Hit hard by the sluggish economy, employers are cutting back on pay hikes and bonuses, a survey finds.
To cope with the weakening economy, many employers plan to cut costs by scaling back on pay raises and bonuses, according to Hewitt Associates.
More than 40 percent of 411 employers recently polled said they were revising salary budgets and spending strategies in wake of the economic downturn, the Illinois-based human resources consulting firm said.
As a result, pay increases for hourly and salaried employees at these companies are projected to be the lowest since the Sept. 11 terrorist attacks.
Two-thirds of the employers reporting cost cuts said they planned to reduce bonuses by more than 10 percent this year, with 40 percent expecting to maintain the cutbacks into 2009. At the same time, more than half said they were also considering a hiring freeze or layoffs, the survey found.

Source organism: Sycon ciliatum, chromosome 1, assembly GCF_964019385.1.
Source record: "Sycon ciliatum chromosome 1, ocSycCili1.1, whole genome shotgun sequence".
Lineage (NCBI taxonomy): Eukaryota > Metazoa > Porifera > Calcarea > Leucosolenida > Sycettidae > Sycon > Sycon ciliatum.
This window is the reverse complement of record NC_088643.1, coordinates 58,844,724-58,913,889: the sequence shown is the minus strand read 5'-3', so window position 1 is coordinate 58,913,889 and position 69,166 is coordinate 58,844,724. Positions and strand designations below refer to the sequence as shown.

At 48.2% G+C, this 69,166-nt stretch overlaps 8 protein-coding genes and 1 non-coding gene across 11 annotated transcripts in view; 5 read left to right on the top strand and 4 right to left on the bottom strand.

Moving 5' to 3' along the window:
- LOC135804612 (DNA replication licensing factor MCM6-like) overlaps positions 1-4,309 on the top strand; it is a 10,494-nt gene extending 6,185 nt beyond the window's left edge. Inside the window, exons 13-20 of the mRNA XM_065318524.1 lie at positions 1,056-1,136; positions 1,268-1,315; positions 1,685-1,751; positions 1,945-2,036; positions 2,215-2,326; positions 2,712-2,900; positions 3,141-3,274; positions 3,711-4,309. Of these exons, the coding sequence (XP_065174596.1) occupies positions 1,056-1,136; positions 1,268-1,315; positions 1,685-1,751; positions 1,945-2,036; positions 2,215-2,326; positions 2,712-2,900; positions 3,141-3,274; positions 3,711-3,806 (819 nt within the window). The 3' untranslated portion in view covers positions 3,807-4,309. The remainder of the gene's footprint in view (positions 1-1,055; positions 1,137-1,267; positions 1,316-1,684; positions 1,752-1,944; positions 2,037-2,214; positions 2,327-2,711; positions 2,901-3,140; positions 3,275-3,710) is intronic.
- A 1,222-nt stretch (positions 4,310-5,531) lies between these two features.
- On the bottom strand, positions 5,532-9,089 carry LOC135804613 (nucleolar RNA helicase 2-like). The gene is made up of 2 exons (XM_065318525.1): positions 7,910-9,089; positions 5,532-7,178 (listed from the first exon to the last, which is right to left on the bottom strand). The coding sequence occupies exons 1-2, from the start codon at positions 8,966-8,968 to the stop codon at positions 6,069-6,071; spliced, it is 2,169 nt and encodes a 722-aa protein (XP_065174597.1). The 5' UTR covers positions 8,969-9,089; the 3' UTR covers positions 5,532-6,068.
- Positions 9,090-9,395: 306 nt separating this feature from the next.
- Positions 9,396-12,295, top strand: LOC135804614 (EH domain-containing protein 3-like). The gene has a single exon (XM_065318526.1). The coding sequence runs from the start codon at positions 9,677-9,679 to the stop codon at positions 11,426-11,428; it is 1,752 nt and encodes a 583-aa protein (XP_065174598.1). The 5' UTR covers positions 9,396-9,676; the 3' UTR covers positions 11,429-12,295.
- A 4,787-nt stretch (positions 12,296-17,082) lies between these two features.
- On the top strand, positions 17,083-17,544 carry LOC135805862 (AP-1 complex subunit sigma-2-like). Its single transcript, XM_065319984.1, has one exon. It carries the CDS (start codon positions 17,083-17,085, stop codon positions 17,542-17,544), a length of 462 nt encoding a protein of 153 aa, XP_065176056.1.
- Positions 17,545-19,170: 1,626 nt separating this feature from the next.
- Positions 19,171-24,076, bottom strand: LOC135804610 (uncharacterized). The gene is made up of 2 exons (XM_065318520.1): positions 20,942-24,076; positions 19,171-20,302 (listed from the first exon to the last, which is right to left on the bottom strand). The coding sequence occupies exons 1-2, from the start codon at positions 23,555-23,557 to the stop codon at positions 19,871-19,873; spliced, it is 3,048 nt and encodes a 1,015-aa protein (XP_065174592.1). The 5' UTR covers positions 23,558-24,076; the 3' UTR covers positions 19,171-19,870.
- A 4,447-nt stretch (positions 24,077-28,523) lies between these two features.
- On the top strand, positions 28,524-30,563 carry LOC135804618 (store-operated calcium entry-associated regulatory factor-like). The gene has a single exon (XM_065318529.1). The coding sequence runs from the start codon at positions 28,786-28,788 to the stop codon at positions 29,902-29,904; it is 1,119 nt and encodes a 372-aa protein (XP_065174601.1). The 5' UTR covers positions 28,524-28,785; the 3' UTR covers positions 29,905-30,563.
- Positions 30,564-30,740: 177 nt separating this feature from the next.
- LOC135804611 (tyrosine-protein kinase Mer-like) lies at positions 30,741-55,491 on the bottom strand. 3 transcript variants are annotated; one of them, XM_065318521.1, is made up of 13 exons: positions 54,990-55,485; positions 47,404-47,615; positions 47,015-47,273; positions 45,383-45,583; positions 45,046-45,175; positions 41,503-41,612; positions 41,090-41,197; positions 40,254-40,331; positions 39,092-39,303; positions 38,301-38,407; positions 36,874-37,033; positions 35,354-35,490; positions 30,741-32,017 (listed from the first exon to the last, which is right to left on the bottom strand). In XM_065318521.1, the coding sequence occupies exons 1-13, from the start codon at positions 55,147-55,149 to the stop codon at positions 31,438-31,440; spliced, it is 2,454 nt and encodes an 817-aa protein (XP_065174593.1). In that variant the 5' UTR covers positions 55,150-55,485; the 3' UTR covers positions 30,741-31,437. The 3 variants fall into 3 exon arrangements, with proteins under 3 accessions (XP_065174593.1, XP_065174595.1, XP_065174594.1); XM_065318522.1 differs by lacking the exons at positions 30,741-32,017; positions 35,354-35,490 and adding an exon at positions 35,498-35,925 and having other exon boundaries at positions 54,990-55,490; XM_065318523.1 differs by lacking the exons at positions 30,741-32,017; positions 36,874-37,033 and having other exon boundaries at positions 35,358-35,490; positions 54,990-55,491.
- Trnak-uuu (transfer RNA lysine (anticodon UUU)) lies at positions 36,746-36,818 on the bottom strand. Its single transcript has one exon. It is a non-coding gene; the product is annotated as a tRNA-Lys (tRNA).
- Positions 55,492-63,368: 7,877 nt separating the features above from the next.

Yet despite tough economic times, 38 percent of employers polled said they were setting aside a portion of salary increase budgets for star workers, including some that reported creating discretionary incentive pools.
"As these pressures continue, we expect to see an increased emphasis on variable pay to motivate employees and help them cope with growing economic pressure," Ken Abosch, the firm's compensation consulting expert, said in a statement. "The bottom line is that variable pay is a smarter way to manage a business in a good or bad economy," Abosch said.